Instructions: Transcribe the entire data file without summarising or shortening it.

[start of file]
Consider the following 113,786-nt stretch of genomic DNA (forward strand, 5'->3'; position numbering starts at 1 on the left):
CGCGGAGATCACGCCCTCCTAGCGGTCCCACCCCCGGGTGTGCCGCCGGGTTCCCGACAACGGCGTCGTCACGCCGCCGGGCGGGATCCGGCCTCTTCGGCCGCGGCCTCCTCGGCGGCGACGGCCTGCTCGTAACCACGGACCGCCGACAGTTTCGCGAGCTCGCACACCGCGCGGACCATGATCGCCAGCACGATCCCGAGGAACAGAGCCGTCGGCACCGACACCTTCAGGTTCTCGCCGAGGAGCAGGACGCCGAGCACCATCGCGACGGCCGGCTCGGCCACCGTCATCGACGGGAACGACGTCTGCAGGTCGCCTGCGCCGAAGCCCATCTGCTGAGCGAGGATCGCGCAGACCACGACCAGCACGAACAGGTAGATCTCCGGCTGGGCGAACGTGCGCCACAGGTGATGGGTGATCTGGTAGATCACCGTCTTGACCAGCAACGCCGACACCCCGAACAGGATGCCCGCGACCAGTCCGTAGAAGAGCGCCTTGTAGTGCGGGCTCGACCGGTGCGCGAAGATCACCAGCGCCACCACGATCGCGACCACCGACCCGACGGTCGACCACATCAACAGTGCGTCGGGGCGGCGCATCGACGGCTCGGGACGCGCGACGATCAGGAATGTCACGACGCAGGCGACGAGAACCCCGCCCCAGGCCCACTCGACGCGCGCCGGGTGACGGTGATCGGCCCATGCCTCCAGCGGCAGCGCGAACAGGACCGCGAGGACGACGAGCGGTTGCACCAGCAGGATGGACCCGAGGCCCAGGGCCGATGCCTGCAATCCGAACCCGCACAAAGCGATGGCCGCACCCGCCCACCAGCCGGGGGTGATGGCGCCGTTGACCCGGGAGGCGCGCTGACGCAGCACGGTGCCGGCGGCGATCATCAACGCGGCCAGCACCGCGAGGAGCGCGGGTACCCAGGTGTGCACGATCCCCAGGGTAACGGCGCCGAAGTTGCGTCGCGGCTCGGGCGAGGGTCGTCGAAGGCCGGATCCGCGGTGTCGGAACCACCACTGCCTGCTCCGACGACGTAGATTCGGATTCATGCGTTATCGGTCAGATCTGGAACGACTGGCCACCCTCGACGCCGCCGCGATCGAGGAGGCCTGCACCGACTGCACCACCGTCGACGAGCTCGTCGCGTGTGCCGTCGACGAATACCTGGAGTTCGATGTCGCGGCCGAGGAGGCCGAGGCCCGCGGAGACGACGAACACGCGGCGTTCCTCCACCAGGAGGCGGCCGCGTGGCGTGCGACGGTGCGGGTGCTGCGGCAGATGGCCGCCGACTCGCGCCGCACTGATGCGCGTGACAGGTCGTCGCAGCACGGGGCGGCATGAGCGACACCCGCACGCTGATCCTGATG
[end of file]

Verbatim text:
Consider the following 113,786-nt stretch of genomic DNA (forward strand, 5'->3'; position numbering starts at 1 on the left):
CGCGGAGATCACGCCCTCCTAGCGGTCCCACCCCCGGGTGTGCCGCCGGGTTCCCGACAACGGCGTCGTCACGCCGCCGGGCGGGATCCGGCCTCTTCGGCCGCGGCCTCCTCGGCGGCGACGGCCTGCTCGTAACCACGGACCGCCGACAGTTTCGCGAGCTCGCACACCGCGCGGACCATGATCGCCAGCACGATCCCGAGGAACAGAGCCGTCGGCACCGACACCTTCAGGTTCTCGCCGAGGAGCAGGACGCCGAGCACCATCGCGACGGCCGGCTCGGCCACCGTCATCGACGGGAACGACGTCTGCAGGTCGCCTGCGCCGAAGCCCATCTGCTGAGCGAGGATCGCGCAGACCACGACCAGCACGAACAGGTAGATCTCCGGCTGGGCGAACGTGCGCCACAGGTGATGGGTGATCTGGTAGATCACCGTCTTGACCAGCAACGCCGACACCCCGAACAGGATGCCCGCGACCAGTCCGTAGAAGAGCGCCTTGTAGTGCGGGCTCGACCGGTGCGCGAAGATCACCAGCGCCACCACGATCGCGACCACCGACCCGACGGTCGACCACATCAACAGTGCGTCGGGGCGGCGCATCGACGGCTCGGGACGCGCGACGATCAGGAATGTCACGACGCAGGCGACGAGAACCCCGCCCCAGGCCCACTCGACGCGCGCCGGGTGACGGTGATCGGCCCATGCCTCCAGCGGCAGCGCGAACAGGACCGCGAGGACGACGAGCGGTTGCACCAGCAGGATGGACCCGAGGCCCAGGGCCGATGCCTGCAATCCGAACCCGCACAAAGCGATGGCCGCACCCGCCCACCAGCCGGGGGTGATGGCGCCGTTGACCCGGGAGGCGCGCTGACGCAGCACGGTGCCGGCGGCGATCATCAACGCGGCCAGCACCGCGAGGAGCGCGGGTACCCAGGTGTGCACGATCCCCAGGGTAACGGCGCCGAAGTTGCGTCGCGGCTCGGGCGAGGGTCGTCGAAGGCCGGATCCGCGGTGTCGGAACCACCACTGCCTGCTCCGACGACGTAGATTCGGATTCATGCGTTATCGGTCAGATCTGGAACGACTGGCCACCCTCGACGCCGCCGCGATCGAGGAGGCCTGCACCGACTGCACCACCGTCGACGAGCTCGTCGCGTGTGCCGTCGACGAATACCTGGAGTTCGATGTCGCGGCCGAGGAGGCCGAGGCCCGCGGAGACGACGAACACGCGGCGTTCCTCCACCAGGAGGCGGCCGCGTGGCGTGCGACGGTGCGGGTGCTGCGGCAGATGGCCGCCGACTCGCGCCGCACTGATGCGCGTGACAGGTCGTCGCAGCACGGGGCGGCATGAGCGACACCCGCACGCTGATCCTGATG